If there’s one thing you can be sure of with Sibusiso Sibisi, it’s that the numbers will add up. The new director of the Wits Business School (WBS) has a PhD in mathematics — an invaluable tool at an institution that has at times appeared on the verge of being counted out.

Sibisi took over in January, nearly a year after the departure of the previous incumbent, Steve Bluen. Nhlanhla Nene, now back as national finance minister, briefly held the fort in an acting capacity towards the end of last year.

Bluen did a good job of steadying WBS during his three-year tenure, after another of the rudderless periods that have beset the school in the past 15 years. Too often good leadership appointments were followed by regressive ones.

Sibisi brings the right credentials. He obtained his mathematics doctorate from the University of Cambridge, where he was also a senior research associate. He was deputy vice-chancellor, responsible for research and innovation, at the University of Cape Town. And, most tellingly, he was president and CEO of the Council for Scientific & Industrial Research (CSIR) for nearly 15 years, during which he enhanced its reputation as a world-class research institution.

After retiring in 2016, he worked as a business consultant before being head-hunted by WBS. Now 62, he has signed up for three years.

The softly-spoken Sibisi says his CSIR leadership experience is relevant to his new role. "I was at the interface between academia and industry. I was in a world where we constantly asked ourselves how to translate knowledge into application.

"That mind-set is just as applicable here. We have so much knowledge among faculty at the school.

"How do we harness that to create a better society and better economy?"

It’s not just about helping corporate clients and students but also about contributing to national growth. "The knowledge base vested in people here can benefit the whole country. We want to offer ideas that speak to the developmental plans of SA."

That’s the vision. But there are also immediate issues to be resolved. There’s the continuous struggle to source funds for research. Then there’s recognition. Despite its storied history, WBS, which is 50 years old this year, has fallen behind its main local rivals in securing international accreditation for its activities. While most of them have the "triple crown" of UK, European and US accreditation, WBS has only one, from the Association of MBAs, a global organisation.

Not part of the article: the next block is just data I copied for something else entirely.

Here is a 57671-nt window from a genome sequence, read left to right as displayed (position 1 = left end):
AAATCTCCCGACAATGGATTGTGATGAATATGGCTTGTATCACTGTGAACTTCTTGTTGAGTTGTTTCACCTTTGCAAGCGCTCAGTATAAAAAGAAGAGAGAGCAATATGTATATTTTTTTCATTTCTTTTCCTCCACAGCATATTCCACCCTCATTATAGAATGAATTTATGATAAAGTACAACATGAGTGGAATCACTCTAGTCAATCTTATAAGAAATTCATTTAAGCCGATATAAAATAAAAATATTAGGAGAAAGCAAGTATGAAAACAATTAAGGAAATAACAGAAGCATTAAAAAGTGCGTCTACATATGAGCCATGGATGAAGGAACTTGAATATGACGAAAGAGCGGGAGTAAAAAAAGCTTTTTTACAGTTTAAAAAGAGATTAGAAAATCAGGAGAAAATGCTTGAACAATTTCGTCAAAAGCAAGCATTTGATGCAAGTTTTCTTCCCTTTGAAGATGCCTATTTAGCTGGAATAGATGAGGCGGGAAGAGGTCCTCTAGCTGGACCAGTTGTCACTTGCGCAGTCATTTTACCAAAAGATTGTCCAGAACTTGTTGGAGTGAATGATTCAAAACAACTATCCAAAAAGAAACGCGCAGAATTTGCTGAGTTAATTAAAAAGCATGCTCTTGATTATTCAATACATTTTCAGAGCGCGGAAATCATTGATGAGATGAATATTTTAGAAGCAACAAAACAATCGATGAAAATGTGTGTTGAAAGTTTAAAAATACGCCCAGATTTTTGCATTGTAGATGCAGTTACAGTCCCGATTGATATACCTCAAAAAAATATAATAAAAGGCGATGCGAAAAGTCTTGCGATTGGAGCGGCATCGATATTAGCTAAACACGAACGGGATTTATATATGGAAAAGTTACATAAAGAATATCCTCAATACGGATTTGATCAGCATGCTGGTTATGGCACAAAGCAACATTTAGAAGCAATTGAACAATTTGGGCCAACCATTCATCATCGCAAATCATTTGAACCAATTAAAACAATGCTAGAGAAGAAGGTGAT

Even that accreditation was in doubt at one stage, after MBA student numbers fell precipitously. Since then, the number of annual student intakes has trebled.

Sibisi is also keen to increase the school’s capacity to provide executive education to corporate customers. That means finding more lecturers. Full-time faculty numbers need to be replenished, but there’s also a crying need for black lecturers, full or part time. WBS, like other academic institutions, can’t compete with the salaries offered to black talent by the corporate world.

Sibisi proposes using the school’s students — particularly those pursuing doctoral and postdoctoral studies — as a teaching resource. "They don’t have to commit to an academic career, but they stay for a while. They have fresh ideas and an understanding of their environment," he says.

"Younger teachers are the ones who can take the school forward."

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